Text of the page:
Qatar says Hamas will remain in Doha as long as group remains ‘useful’ for mediation

Gulf state has been criticized in Israel for funding terror group and sheltering its politburo, amid role in hostage negotiations

Emir Tamim bin Hamad al-Thani (R), ruler of Qatar since 2013, in a meeting with Hamas politburo leader Ismail Haniyeh (L) and official Khaled Mashal in Doha, October 17, 2016 (Qatar government handout)
Emir Tamim bin Hamad al-Thani (R), ruler of Qatar since 2013, in a meeting with Hamas politburo leader Ismail Haniyeh (L) and official Khaled Mashal in Doha, October 17, 2016 (Qatar government handout)

Qatar said Tuesday there were no plans to end the presence of an office for Palestinian terror group Hamas in Doha while the country’s mediation efforts continue in the Gaza war.

“As long as their presence here in Doha, as we have always said, is useful and positive in this mediation effort, they will remain here,” foreign ministry spokesperson Majed al-Ansari told a press conference.

Al-Ansari added that Qatar remained committed to mediation but was reassessing its role in “frustration with attacks” on its efforts.

Doha has rebuffed frequent criticism of its mediation from Israel, including by Prime Minister Benjamin Netanyahu.

Turkish President Tayyip Erdogan also reaffirmed on Tuesday that it seems Hamas will stay in Qatar. Erdogan was quoted in the media as saying he does not believe Hamas will leave its Qatar base, adding he had seen no such signs from Doha either.

The Turkish premier met in Istanbul on Saturday with Hamas chief Ismail Haniyeh, who currently resides in Qatar. Hamas has had an office in Turkey since 2011, when Turkey helped secure the agreement for the group to free Israeli soldier Gilad Shalit.

It was reported that Hamas’s political chiefs are exploring moving their base of operations out of Qatar, as the Gulf state faces increasing pressure over its influence with the terror group in indirect hostage-for-truce negotiations with Israel.

Turkey’s President Recep Tayyip Erdogan, right, and Hamas leader Ismail Haniyeh, shake hands during their meeting in Istanbul, Turkey, April 20, 2024. (Turkish Presidency via AP)

Citing Arab officials, The Wall Street Journal said Hamas has recently contacted two regional countries about having its leaders live there, one of which is Oman.

The outlet noted that if Hamas leaders were to leave Doha, it could be more difficult for negotiations to be held with the terror group.

Qatar has hosted Hamas’s politburo leaders, including Haniyeh, since 2012.

The Gulf state, with the United States and Egypt, has been engaged in months of behind-the-scenes talks aiming to secure a truce in Gaza — where Israel and the Hamas terror group have been fighting for more than six months after the devastating October 7 terror assault — as well as the release of the 133 Israeli hostages still held by Gazan terror groups.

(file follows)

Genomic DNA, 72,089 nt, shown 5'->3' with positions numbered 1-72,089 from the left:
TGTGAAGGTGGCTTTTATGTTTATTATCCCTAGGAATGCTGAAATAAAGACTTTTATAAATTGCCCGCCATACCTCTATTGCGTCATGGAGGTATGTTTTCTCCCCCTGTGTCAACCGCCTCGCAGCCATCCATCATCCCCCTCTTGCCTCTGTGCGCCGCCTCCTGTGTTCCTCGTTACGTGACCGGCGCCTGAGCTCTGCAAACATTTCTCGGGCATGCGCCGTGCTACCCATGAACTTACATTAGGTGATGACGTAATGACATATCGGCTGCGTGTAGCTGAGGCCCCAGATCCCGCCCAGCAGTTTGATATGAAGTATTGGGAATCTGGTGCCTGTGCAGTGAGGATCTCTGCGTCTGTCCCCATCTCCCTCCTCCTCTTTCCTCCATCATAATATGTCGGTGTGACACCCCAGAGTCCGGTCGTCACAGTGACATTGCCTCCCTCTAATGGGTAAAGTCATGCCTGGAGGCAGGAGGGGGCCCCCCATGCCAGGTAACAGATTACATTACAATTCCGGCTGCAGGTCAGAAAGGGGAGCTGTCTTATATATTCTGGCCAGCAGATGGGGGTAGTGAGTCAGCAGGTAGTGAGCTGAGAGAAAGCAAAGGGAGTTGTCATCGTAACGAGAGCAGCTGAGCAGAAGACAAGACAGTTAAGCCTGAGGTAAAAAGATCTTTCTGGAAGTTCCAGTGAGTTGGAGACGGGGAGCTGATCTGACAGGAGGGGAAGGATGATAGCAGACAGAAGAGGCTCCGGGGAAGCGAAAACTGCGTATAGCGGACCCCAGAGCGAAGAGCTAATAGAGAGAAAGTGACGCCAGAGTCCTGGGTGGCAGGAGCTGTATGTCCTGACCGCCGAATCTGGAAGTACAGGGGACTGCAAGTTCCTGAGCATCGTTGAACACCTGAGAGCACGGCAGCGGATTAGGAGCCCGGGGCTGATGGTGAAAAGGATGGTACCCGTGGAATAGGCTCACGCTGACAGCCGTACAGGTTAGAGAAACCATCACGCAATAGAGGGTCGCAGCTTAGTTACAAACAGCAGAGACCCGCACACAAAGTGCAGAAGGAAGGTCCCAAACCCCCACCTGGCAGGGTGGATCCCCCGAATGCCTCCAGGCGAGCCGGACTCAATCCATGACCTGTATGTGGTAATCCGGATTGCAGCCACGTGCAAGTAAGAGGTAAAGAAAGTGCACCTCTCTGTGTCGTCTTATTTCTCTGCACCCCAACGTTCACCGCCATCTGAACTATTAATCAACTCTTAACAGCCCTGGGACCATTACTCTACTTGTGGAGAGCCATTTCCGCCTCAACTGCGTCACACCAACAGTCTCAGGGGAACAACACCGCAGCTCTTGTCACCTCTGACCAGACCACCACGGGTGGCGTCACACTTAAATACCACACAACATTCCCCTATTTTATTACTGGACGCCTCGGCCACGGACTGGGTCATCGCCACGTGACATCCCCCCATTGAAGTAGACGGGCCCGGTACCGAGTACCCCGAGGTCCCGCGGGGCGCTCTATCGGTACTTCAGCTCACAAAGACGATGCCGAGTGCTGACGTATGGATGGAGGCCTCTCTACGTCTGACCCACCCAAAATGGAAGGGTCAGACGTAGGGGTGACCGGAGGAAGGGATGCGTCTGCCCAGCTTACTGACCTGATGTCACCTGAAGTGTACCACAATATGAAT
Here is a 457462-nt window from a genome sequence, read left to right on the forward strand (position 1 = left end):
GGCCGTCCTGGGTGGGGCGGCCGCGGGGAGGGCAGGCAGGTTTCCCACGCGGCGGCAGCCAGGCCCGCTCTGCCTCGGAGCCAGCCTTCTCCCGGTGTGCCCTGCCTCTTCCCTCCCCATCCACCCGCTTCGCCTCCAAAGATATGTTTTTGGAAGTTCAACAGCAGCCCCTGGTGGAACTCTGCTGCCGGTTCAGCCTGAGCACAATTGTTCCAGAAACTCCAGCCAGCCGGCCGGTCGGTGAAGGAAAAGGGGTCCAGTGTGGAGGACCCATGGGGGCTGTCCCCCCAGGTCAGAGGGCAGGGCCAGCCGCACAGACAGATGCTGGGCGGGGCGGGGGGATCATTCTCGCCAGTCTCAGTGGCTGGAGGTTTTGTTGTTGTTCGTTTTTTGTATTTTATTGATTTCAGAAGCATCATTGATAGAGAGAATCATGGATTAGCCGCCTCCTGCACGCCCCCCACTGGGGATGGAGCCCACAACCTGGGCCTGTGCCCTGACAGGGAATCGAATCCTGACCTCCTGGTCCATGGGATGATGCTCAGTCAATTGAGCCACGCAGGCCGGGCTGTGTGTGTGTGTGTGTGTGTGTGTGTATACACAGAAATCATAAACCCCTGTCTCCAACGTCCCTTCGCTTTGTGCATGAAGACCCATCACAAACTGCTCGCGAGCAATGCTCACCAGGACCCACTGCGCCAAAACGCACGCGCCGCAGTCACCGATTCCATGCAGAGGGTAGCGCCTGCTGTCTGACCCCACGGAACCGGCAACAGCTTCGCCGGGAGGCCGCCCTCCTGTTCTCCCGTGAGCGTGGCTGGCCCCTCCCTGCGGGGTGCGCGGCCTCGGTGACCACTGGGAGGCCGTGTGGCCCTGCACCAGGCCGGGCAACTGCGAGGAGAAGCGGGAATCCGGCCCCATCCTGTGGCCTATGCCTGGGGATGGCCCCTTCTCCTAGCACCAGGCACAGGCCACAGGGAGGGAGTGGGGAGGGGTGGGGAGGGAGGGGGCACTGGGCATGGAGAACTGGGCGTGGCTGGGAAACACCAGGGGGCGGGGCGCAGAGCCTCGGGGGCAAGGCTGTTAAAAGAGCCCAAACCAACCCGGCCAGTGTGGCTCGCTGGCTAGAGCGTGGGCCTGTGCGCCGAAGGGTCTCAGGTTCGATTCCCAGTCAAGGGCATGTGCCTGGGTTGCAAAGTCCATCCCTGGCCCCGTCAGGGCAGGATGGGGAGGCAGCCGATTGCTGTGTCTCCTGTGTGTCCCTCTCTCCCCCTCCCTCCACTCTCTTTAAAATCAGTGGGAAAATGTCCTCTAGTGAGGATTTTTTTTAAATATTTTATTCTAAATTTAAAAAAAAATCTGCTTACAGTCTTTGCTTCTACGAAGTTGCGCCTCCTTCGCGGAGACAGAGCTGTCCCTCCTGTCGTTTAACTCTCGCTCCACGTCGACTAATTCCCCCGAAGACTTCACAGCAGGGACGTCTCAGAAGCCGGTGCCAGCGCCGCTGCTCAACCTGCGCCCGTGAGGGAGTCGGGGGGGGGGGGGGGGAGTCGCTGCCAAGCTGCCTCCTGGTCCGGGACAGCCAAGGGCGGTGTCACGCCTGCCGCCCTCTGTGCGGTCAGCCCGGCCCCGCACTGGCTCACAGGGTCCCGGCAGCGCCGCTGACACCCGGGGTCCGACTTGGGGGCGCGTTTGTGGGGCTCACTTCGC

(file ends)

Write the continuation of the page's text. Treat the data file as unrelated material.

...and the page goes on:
Israel has long had a complex relationship with Qatar, which became one of the first Arab countries to establish trade ties with Jerusalem in 1996.

Although those relations were severed 13 years later amid the 2009 Gaza war, Israel has coordinated with Qatar over the years for Doha to donate hundreds of millions of dollars to finance Gaza humanitarian projects along with the salaries of the Strip’s civil servants.

Critics say the Qatari funds helped strengthen Hamas at the expense of the more moderate Palestinian Authority and allowed Doha to gain a foothold in the enclave by bolstering an Islamist group opposed by Israel’s Arab allies.

The war between Israel and Hamas began with the shock Hamas assault on October 7, when thousands of terrorists invaded southern Israel, killing nearly 1,200 people, mostly civilians, and seizing 253 hostages.

In response, Israel vowed to eliminate Hamas and end the terror group’s rule of Gaza, launching an aerial assault and ground offensive to achieve its goals and return the hostages.

The Hamas-run Gaza health ministry has placed the Palestinian death toll since October 7 at over 34,000 people, although this figure cannot be independently verified and does not differentiate between civilians and combatants. Israel says it has killed some 13,000 Hamas gunmen in battle, as well as some 1,000 terrorists inside Israel on October 7.

Two hundred and sixty IDF soldiers have been killed since Israel launched the ground offensive in Gaza.

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